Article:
IT is a blessing that Zambia has continued observing the annual National Day of Prayer which began in 2015, exactly eight years ago.
There were fears in some quarters that with the departure from the government of President Edgar Lungu, who declared October 18 to be observed as a National Day of Prayer, Fasting, Repentance, and Reconciliation and a public holiday for this purpose, the practice might be abandoned.
Such prophets of doom have been proven wrong as the day has continued being observed in the country, in even more conducive and better environment.
It is more interesting that the way the day is observed has even been improved on in that it has been given back to the right people to lead, the interdenominational grouping of clerics.
This has added a lot of value to the commemoration!
Unlike in the past when politicians, mainly from the ruling party, were in the forefront in organising the event, that responsibility has been left to religious leaders led by the church mother bodies.
As the result, concepts like Christians for ‘X’ or ‘Z’ have become the thing of the past because there are only Christians for Jesus and not for individual leaders.
Further, the move by the New Dawn administration to depoliticise the event and the commemoration has led to a situation where everyone is free to attend, without discrimination or snubbing.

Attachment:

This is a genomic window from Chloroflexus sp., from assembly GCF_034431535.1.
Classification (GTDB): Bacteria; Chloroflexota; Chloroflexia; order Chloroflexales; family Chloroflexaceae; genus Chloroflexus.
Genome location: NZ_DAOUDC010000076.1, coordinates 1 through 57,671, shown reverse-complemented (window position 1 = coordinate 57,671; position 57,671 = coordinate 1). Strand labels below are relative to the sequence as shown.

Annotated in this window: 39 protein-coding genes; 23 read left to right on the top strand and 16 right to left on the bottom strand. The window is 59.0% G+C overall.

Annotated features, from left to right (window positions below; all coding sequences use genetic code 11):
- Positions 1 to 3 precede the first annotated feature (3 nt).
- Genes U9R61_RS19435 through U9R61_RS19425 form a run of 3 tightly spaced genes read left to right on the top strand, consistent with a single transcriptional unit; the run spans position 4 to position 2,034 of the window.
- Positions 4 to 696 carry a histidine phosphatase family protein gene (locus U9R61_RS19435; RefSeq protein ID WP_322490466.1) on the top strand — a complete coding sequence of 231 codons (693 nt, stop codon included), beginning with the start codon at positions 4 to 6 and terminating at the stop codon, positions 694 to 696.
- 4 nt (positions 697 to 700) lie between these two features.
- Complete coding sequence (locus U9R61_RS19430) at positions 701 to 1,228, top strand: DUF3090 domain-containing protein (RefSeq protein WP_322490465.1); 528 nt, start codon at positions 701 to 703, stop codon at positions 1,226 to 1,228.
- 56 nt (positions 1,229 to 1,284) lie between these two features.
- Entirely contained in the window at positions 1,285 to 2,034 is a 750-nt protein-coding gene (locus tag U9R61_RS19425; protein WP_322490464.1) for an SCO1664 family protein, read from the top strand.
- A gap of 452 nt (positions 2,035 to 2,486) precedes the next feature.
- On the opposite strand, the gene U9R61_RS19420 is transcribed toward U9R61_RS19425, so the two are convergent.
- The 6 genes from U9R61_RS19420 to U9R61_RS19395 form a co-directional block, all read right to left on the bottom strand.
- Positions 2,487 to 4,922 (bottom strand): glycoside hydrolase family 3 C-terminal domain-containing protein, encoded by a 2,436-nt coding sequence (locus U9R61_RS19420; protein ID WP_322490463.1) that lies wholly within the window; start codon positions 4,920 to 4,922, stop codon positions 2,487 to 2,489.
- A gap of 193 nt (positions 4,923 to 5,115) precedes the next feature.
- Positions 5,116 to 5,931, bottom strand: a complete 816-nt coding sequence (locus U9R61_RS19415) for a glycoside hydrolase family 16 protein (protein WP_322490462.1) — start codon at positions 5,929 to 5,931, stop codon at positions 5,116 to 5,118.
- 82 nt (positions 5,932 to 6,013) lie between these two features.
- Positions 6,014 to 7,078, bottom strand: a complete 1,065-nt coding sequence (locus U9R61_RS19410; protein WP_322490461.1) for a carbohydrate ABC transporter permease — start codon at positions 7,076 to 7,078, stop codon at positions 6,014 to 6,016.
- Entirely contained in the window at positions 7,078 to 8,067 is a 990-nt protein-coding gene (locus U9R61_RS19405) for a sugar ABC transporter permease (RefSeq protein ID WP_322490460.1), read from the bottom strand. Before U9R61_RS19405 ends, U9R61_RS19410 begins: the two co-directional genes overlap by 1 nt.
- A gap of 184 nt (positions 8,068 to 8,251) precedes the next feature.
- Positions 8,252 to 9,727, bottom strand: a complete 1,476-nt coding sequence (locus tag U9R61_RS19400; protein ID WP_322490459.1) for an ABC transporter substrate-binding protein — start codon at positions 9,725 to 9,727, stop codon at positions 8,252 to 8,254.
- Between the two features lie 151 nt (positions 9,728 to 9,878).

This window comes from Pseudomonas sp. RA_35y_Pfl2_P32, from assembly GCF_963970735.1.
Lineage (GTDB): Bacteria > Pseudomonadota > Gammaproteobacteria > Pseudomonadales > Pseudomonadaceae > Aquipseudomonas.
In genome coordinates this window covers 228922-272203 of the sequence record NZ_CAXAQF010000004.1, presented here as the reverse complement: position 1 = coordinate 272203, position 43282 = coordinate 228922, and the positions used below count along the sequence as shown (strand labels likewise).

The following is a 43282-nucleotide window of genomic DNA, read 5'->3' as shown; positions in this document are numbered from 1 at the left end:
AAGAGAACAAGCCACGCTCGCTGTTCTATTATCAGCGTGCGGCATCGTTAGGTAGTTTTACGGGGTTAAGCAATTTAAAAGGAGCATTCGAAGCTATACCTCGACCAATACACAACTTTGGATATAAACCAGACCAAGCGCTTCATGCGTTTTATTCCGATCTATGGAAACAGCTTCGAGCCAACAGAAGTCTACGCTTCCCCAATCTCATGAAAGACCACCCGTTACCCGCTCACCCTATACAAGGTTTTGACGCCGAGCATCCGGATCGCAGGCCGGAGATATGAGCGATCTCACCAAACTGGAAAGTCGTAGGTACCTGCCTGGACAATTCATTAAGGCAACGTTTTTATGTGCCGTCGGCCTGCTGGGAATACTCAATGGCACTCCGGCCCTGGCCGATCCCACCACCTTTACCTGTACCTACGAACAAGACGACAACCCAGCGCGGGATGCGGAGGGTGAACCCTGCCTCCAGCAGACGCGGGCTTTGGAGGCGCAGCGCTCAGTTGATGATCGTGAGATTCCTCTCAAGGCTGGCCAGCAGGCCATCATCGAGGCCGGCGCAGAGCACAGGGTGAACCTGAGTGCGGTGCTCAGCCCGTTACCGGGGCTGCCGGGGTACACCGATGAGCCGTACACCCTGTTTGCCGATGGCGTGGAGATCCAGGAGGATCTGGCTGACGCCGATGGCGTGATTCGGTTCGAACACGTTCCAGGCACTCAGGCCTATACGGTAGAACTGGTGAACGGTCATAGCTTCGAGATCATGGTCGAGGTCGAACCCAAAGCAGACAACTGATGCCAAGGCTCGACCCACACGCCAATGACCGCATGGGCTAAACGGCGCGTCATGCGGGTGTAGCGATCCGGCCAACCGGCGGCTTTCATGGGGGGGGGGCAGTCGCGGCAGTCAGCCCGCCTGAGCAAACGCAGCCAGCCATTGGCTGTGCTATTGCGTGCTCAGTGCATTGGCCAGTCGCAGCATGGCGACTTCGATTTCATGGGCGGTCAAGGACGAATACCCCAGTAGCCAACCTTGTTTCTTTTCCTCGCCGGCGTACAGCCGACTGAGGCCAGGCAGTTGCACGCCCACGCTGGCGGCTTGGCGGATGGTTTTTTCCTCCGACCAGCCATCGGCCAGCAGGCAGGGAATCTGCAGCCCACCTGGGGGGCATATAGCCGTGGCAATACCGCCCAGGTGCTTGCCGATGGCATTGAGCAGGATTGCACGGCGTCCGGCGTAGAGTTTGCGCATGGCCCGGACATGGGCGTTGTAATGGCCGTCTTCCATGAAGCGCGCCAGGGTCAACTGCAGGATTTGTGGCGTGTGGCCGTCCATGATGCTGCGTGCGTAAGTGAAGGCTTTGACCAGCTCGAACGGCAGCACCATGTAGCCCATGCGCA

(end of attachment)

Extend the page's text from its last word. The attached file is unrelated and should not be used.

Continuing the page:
Indeed, it is because of that that the nation yesterday witnessed opposition leaders like Harry Kalaba and others turning up for the event which in the past seemed to have been a preserve of the Patriotic Front leaders and members as well as their sympathisers.
Because of the depoliticisation of the event, the political leaders from the opposition freely attend the functions without fearing harassing from cadres or being ridiculed by biased preachers.
This is as it should be because that is what God wants.
The holiday is meant to facilitate the proclaimed fast, which, in olden days, meant that people, from the greatest to the least, had to put on sackcloth and sit in ashes to demonstrate total repentance.
In those days, neither man nor beast, herd nor flock, was permitted to taste anything, nor drink water, till the fast was over.
This action in Bible times always led to God averting disaster upon those that repented, and is the reason successive presidents of Zambia have sought God’s intervention in times of difficulty.
Since independence, Zambia has not only been a peaceful country in a turbulent region, but it has also become an oasis of peace, offering refuge to people fleeing armed conflict in their own countries.
Zambia, which has been spared from war or civil strife, has on two occasions lost a sitting president; President Levy Mwanawasa on August 19, 2008, and President Michael Sata on October 28, 2014.
These unfortunate events passed peacefully, unlike in some countries where such deaths could have kindled flames of civil strife.
These are but a few reasons giving credence to the need to continue observing the National Day of Prayer.
Long live National Day of Prayer!